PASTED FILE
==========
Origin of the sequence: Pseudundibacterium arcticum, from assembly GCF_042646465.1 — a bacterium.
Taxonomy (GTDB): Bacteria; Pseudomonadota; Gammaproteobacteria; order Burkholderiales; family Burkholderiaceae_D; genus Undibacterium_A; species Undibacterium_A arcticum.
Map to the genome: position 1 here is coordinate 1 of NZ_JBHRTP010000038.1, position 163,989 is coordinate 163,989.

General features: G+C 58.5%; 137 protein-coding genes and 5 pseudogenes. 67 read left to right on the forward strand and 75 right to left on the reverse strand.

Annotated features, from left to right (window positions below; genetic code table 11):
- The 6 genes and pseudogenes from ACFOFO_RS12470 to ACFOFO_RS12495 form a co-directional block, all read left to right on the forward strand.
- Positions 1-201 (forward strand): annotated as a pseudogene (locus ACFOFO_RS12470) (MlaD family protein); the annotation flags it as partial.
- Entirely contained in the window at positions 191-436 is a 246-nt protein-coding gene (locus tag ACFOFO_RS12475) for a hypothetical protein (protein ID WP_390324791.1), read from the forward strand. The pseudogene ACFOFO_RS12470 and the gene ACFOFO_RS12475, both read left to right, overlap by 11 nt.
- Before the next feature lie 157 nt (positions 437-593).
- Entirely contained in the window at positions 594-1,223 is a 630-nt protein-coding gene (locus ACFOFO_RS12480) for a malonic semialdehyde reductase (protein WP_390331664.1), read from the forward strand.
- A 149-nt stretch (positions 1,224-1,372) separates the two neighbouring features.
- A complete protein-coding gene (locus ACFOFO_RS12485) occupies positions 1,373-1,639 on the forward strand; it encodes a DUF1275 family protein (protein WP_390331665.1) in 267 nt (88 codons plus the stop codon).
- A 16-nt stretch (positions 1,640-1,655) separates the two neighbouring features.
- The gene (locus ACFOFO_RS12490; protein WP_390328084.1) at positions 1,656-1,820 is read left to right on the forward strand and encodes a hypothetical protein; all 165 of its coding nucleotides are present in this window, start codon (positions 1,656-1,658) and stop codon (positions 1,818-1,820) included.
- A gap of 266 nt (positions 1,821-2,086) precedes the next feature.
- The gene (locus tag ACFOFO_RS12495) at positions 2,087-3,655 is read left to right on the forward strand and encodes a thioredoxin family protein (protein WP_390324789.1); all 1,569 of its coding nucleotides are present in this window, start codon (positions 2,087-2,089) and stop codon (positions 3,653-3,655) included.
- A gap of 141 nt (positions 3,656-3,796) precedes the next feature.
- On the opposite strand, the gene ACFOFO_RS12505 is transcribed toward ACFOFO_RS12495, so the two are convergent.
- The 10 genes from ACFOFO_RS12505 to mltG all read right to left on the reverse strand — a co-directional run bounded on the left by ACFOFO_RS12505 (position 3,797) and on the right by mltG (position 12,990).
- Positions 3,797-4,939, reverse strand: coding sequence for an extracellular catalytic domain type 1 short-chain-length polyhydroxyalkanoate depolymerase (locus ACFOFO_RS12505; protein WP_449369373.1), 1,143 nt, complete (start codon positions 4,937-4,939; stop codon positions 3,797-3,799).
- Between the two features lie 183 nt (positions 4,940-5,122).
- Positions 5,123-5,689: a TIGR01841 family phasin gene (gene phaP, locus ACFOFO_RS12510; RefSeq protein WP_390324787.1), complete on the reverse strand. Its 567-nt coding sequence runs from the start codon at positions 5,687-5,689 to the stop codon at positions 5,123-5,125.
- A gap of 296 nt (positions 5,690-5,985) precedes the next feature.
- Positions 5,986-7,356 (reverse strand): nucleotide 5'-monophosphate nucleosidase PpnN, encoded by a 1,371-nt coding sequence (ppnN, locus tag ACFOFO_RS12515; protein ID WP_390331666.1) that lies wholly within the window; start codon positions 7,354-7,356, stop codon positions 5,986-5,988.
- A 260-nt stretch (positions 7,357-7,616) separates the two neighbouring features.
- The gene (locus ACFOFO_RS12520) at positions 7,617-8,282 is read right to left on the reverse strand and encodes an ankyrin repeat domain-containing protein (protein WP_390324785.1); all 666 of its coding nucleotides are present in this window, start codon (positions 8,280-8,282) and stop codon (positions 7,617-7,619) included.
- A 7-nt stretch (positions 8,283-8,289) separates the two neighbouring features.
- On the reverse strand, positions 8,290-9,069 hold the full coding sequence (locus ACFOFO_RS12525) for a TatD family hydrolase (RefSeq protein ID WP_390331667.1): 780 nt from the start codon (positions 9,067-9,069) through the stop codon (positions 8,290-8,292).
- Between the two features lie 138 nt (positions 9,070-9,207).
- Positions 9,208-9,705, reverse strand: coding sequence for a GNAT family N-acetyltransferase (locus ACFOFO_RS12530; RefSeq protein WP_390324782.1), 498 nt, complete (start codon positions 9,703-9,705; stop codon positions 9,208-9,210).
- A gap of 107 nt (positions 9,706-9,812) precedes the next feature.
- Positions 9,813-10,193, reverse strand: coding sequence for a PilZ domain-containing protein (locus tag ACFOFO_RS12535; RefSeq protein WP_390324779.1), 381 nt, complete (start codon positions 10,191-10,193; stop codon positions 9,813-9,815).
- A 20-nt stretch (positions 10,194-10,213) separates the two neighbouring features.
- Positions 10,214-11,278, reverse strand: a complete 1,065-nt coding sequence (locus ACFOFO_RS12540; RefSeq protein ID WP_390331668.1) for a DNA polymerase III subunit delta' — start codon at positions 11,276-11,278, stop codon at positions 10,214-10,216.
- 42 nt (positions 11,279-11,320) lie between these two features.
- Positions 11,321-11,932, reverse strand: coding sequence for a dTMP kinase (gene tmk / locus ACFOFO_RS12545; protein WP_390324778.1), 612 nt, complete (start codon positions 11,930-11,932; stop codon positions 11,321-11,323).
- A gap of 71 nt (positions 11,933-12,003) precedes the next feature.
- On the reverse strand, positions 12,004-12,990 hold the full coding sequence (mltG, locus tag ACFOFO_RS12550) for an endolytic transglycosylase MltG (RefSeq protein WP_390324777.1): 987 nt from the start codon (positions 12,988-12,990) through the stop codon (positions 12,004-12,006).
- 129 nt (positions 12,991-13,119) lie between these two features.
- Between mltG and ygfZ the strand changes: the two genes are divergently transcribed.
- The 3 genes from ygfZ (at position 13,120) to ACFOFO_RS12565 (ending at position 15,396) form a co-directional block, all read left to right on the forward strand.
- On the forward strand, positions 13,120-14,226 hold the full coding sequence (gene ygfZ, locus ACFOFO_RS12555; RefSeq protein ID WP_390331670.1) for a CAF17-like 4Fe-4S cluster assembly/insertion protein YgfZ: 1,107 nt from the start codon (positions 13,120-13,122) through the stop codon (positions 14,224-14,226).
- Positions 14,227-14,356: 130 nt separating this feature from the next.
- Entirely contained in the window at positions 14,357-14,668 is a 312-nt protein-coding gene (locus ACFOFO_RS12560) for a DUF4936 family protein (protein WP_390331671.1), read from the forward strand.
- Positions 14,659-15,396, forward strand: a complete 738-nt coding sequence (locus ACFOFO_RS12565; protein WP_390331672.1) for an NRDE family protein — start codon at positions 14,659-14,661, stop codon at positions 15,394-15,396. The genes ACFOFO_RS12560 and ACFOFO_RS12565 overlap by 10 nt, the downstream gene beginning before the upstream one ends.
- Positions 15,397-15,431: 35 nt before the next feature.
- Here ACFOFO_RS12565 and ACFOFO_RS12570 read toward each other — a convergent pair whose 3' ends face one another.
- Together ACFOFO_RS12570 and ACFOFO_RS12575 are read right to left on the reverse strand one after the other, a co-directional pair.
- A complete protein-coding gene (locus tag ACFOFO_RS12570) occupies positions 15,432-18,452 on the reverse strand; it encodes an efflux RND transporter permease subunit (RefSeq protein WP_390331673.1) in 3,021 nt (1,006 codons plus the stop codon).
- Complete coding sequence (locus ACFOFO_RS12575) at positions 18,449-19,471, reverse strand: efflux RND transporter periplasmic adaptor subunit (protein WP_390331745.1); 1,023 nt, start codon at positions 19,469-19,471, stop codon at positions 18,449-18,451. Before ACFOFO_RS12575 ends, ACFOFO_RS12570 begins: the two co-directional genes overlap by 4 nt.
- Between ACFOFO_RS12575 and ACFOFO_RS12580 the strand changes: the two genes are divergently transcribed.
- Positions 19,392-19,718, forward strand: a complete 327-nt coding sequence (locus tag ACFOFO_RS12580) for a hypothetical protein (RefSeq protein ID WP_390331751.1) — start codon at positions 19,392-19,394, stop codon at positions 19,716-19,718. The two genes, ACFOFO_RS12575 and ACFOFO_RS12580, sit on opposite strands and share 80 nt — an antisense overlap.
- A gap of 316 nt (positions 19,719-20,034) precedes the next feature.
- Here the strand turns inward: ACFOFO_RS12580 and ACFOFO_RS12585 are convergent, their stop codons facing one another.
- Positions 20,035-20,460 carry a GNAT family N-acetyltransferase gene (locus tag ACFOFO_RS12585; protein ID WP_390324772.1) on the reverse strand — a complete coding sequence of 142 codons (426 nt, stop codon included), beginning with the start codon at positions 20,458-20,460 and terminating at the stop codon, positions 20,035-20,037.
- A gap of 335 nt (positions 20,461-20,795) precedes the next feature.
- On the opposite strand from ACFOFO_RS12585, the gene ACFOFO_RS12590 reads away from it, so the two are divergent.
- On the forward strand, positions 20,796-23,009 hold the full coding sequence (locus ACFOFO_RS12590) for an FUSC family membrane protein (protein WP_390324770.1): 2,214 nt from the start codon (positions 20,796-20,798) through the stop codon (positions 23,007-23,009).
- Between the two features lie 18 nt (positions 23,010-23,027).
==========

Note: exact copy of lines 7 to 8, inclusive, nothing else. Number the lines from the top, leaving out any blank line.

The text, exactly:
- Positions 1-201 (forward strand): annotated as a pseudogene (locus ACFOFO_RS12470) (MlaD family protein); the annotation flags it as partial.
- Entirely contained in the window at positions 191-436 is a 246-nt protein-coding gene (locus tag ACFOFO_RS12475) for a hypothetical protein (protein ID WP_390324791.1), read from the forward strand. The pseudogene ACFOFO_RS12470 and the gene ACFOFO_RS12475, both read left to right, overlap by 11 nt.